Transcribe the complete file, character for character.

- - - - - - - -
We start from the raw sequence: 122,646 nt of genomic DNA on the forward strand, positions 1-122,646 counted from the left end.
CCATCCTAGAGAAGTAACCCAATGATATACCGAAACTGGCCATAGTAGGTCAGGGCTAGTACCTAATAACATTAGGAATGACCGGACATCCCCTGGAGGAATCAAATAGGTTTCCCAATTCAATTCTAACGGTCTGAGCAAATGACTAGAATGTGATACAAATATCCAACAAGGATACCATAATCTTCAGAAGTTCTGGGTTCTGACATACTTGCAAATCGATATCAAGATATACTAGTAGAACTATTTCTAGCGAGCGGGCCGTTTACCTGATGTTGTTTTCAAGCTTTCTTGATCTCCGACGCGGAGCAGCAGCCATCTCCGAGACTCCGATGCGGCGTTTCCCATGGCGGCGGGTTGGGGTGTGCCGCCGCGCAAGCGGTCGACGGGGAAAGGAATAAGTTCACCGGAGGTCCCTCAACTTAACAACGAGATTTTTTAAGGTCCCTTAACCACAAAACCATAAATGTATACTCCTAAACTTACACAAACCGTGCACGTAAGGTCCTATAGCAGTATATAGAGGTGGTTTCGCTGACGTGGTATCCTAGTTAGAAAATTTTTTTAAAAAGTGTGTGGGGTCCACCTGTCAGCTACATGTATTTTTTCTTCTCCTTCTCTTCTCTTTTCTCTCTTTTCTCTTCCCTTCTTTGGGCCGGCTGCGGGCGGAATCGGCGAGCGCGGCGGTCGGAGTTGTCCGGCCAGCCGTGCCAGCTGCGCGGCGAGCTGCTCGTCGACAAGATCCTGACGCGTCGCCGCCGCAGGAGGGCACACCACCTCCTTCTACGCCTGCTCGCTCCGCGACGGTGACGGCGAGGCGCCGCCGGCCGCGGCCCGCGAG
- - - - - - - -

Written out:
We start from the raw sequence: 122,646 nt of genomic DNA on the forward strand, positions 1-122,646 counted from the left end.
CCATCCTAGAGAAGTAACCCAATGATATACCGAAACTGGCCATAGTAGGTCAGGGCTAGTACCTAATAACATTAGGAATGACCGGACATCCCCTGGAGGAATCAAATAGGTTTCCCAATTCAATTCTAACGGTCTGAGCAAATGACTAGAATGTGATACAAATATCCAACAAGGATACCATAATCTTCAGAAGTTCTGGGTTCTGACATACTTGCAAATCGATATCAAGATATACTAGTAGAACTATTTCTAGCGAGCGGGCCGTTTACCTGATGTTGTTTTCAAGCTTTCTTGATCTCCGACGCGGAGCAGCAGCCATCTCCGAGACTCCGATGCGGCGTTTCCCATGGCGGCGGGTTGGGGTGTGCCGCCGCGCAAGCGGTCGACGGGGAAAGGAATAAGTTCACCGGAGGTCCCTCAACTTAACAACGAGATTTTTTAAGGTCCCTTAACCACAAAACCATAAATGTATACTCCTAAACTTACACAAACCGTGCACGTAAGGTCCTATAGCAGTATATAGAGGTGGTTTCGCTGACGTGGTATCCTAGTTAGAAAATTTTTTTAAAAAGTGTGTGGGGTCCACCTGTCAGCTACATGTATTTTTTCTTCTCCTTCTCTTCTCTTTTCTCTCTTTTCTCTTCCCTTCTTTGGGCCGGCTGCGGGCGGAATCGGCGAGCGCGGCGGTCGGAGTTGTCCGGCCAGCCGTGCCAGCTGCGCGGCGAGCTGCTCGTCGACAAGATCCTGACGCGTCGCCGCCGCAGGAGGGCACACCACCTCCTTCTACGCCTGCTCGCTCCGCGACGGTGACGGCGAGGCGCCGCCGGCCGCGGCCCGCGAG